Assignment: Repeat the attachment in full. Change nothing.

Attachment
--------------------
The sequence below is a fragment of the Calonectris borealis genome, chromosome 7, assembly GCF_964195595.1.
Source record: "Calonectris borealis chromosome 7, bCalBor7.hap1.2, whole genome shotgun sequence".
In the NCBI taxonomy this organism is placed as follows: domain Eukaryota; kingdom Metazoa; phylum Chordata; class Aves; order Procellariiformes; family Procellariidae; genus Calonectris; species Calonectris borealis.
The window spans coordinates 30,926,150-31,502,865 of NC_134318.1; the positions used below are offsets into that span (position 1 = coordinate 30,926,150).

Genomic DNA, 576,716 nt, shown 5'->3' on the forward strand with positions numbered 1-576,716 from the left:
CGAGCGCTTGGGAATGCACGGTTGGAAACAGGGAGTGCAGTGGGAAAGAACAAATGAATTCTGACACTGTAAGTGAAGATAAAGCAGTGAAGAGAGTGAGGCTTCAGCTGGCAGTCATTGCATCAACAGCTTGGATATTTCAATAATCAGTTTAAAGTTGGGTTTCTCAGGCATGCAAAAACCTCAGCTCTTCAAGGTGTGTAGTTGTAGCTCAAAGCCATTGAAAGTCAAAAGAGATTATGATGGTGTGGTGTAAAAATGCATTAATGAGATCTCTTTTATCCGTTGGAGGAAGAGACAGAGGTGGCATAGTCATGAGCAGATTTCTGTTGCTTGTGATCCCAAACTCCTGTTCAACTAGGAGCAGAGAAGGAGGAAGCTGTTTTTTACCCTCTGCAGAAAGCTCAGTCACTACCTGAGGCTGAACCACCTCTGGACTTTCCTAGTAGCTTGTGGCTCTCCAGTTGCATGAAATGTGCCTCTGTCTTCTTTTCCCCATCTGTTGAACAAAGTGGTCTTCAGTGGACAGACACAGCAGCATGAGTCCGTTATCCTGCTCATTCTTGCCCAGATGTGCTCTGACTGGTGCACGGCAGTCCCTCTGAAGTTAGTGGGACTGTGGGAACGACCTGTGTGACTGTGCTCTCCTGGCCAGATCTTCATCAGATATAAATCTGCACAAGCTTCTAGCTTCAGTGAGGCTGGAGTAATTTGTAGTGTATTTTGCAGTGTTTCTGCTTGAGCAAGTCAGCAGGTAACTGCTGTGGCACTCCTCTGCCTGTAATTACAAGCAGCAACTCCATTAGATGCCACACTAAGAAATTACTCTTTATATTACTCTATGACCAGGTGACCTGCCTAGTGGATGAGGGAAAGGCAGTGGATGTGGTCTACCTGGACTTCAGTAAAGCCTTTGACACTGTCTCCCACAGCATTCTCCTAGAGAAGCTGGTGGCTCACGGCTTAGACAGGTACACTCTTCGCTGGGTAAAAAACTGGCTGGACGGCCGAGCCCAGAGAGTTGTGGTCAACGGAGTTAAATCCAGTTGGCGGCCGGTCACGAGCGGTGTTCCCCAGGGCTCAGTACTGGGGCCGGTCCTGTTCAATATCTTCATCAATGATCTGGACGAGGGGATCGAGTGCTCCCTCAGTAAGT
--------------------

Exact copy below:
The sequence below is a fragment of the Calonectris borealis genome, chromosome 7, assembly GCF_964195595.1.
Source record: "Calonectris borealis chromosome 7, bCalBor7.hap1.2, whole genome shotgun sequence".
In the NCBI taxonomy this organism is placed as follows: domain Eukaryota; kingdom Metazoa; phylum Chordata; class Aves; order Procellariiformes; family Procellariidae; genus Calonectris; species Calonectris borealis.
The window spans coordinates 30,926,150-31,502,865 of NC_134318.1; the positions used below are offsets into that span (position 1 = coordinate 30,926,150).

Genomic DNA, 576,716 nt, shown 5'->3' on the forward strand with positions numbered 1-576,716 from the left:
CGAGCGCTTGGGAATGCACGGTTGGAAACAGGGAGTGCAGTGGGAAAGAACAAATGAATTCTGACACTGTAAGTGAAGATAAAGCAGTGAAGAGAGTGAGGCTTCAGCTGGCAGTCATTGCATCAACAGCTTGGATATTTCAATAATCAGTTTAAAGTTGGGTTTCTCAGGCATGCAAAAACCTCAGCTCTTCAAGGTGTGTAGTTGTAGCTCAAAGCCATTGAAAGTCAAAAGAGATTATGATGGTGTGGTGTAAAAATGCATTAATGAGATCTCTTTTATCCGTTGGAGGAAGAGACAGAGGTGGCATAGTCATGAGCAGATTTCTGTTGCTTGTGATCCCAAACTCCTGTTCAACTAGGAGCAGAGAAGGAGGAAGCTGTTTTTTACCCTCTGCAGAAAGCTCAGTCACTACCTGAGGCTGAACCACCTCTGGACTTTCCTAGTAGCTTGTGGCTCTCCAGTTGCATGAAATGTGCCTCTGTCTTCTTTTCCCCATCTGTTGAACAAAGTGGTCTTCAGTGGACAGACACAGCAGCATGAGTCCGTTATCCTGCTCATTCTTGCCCAGATGTGCTCTGACTGGTGCACGGCAGTCCCTCTGAAGTTAGTGGGACTGTGGGAACGACCTGTGTGACTGTGCTCTCCTGGCCAGATCTTCATCAGATATAAATCTGCACAAGCTTCTAGCTTCAGTGAGGCTGGAGTAATTTGTAGTGTATTTTGCAGTGTTTCTGCTTGAGCAAGTCAGCAGGTAACTGCTGTGGCACTCCTCTGCCTGTAATTACAAGCAGCAACTCCATTAGATGCCACACTAAGAAATTACTCTTTATATTACTCTATGACCAGGTGACCTGCCTAGTGGATGAGGGAAAGGCAGTGGATGTGGTCTACCTGGACTTCAGTAAAGCCTTTGACACTGTCTCCCACAGCATTCTCCTAGAGAAGCTGGTGGCTCACGGCTTAGACAGGTACACTCTTCGCTGGGTAAAAAACTGGCTGGACGGCCGAGCCCAGAGAGTTGTGGTCAACGGAGTTAAATCCAGTTGGCGGCCGGTCACGAGCGGTGTTCCCCAGGGCTCAGTACTGGGGCCGGTCCTGTTCAATATCTTCATCAATGATCTGGACGAGGGGATCGAGTGCTCCCTCAGTAAGT